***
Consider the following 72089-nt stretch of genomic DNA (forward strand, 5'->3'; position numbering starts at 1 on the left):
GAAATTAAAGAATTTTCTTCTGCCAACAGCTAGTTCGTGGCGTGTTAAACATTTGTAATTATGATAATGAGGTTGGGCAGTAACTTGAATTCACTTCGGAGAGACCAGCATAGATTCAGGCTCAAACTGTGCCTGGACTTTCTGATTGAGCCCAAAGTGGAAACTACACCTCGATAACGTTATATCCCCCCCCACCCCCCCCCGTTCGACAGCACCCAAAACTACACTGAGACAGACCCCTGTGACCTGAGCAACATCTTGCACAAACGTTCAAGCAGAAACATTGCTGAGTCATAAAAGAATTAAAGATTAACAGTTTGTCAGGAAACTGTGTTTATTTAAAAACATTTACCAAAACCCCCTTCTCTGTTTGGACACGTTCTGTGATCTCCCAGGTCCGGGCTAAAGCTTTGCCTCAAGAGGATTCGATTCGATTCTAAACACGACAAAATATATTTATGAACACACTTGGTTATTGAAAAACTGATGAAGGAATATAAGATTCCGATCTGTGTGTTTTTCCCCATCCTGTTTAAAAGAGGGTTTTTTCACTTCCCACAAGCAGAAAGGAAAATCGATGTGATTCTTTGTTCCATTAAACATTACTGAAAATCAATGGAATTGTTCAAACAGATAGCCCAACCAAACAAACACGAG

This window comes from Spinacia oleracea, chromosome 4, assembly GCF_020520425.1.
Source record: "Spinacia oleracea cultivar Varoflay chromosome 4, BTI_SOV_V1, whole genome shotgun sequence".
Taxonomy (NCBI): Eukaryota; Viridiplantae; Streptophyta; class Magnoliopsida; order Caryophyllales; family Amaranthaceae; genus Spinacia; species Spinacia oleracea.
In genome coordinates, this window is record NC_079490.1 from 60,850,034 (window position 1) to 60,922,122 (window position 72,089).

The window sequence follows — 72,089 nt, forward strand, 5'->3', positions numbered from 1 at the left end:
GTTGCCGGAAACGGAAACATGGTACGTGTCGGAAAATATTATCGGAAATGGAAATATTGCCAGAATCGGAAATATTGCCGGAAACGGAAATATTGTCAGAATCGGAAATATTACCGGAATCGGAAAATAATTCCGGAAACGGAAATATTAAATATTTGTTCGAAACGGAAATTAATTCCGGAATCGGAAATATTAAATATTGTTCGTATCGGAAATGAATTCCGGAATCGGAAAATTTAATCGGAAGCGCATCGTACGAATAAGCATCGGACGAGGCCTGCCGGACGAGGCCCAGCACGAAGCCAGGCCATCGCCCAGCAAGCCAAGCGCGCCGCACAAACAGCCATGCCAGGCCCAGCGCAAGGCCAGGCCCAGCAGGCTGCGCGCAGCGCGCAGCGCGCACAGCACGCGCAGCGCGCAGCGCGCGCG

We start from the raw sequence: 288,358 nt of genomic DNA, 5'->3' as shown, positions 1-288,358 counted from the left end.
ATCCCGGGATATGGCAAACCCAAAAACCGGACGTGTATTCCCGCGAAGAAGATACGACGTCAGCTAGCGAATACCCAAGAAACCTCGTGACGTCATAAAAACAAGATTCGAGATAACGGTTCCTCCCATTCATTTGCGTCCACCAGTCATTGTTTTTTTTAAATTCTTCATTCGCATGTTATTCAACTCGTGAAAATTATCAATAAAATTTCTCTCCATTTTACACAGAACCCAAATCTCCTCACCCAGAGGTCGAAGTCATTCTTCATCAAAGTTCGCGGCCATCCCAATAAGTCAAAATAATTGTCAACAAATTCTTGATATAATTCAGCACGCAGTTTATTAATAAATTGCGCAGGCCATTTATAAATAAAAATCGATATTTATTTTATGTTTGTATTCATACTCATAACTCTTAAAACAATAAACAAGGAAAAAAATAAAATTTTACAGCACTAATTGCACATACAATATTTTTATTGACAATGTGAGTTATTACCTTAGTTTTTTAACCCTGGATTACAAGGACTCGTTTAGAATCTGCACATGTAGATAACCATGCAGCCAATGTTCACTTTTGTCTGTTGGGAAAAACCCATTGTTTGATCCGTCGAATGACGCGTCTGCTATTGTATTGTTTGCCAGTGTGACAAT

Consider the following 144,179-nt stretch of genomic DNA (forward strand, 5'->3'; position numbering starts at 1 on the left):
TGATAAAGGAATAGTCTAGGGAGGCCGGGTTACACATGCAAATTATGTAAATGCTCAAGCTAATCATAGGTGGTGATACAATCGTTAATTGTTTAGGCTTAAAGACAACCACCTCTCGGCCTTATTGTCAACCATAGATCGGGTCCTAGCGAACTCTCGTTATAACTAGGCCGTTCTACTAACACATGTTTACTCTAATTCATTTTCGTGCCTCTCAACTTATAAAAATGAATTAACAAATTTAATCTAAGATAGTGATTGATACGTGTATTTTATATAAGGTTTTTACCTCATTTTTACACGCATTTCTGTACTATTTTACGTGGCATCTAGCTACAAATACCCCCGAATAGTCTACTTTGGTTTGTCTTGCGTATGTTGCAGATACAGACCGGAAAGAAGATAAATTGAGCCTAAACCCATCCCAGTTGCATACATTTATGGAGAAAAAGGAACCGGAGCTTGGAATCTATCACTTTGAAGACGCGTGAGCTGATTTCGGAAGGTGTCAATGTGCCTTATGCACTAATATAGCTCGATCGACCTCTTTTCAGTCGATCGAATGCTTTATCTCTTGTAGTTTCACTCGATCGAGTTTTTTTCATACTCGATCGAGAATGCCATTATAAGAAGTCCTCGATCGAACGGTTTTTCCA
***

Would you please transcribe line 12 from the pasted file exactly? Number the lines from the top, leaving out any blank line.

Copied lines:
TGATAAAGGAATAGTCTAGGGAGGCCGGGTTACACATGCAAATTATGTAAATGCTCAAGCTAATCATAGGTGGTGATACAATCGTTAATTGTTTAGGCTTAAAGACAACCACCTCTCGGCCTTATTGTCAACCATAGATCGGGTCCTAGCGAACTCTCGTTATAACTAGGCCGTTCTACTAACACATGTTTACTCTAATTCATTTTCGTGCCTCTCAACTTATAAAAATGAATTAACAAATTTAATCTAAGATAGTGATTGATACGTGTATTTTATATAAGGTTTTTACCTCATTTTTACACGCATTTCTGTACTATTTTACGTGGCATCTAGCTACAAATACCCCCGAATAGTCTACTTTGGTTTGTCTTGCGTATGTTGCAGATACAGACCGGAAAGAAGATAAATTGAGCCTAAACCCATCCCAGTTGCATACATTTATGGAGAAAAAGGAACCGGAGCTTGGAATCTATCACTTTGAAGACGCGTGAGCTGATTTCGGAAGGTGTCAATGTGCCTTATGCACTAATATAGCTCGATCGACCTCTTTTCAGTCGATCGAATGCTTTATCTCTTGTAGTTTCACTCGATCGAGTTTTTTTCATACTCGATCGAGAATGCCATTATAAGAAGTCCTCGATCGAACGGTTTTTCCA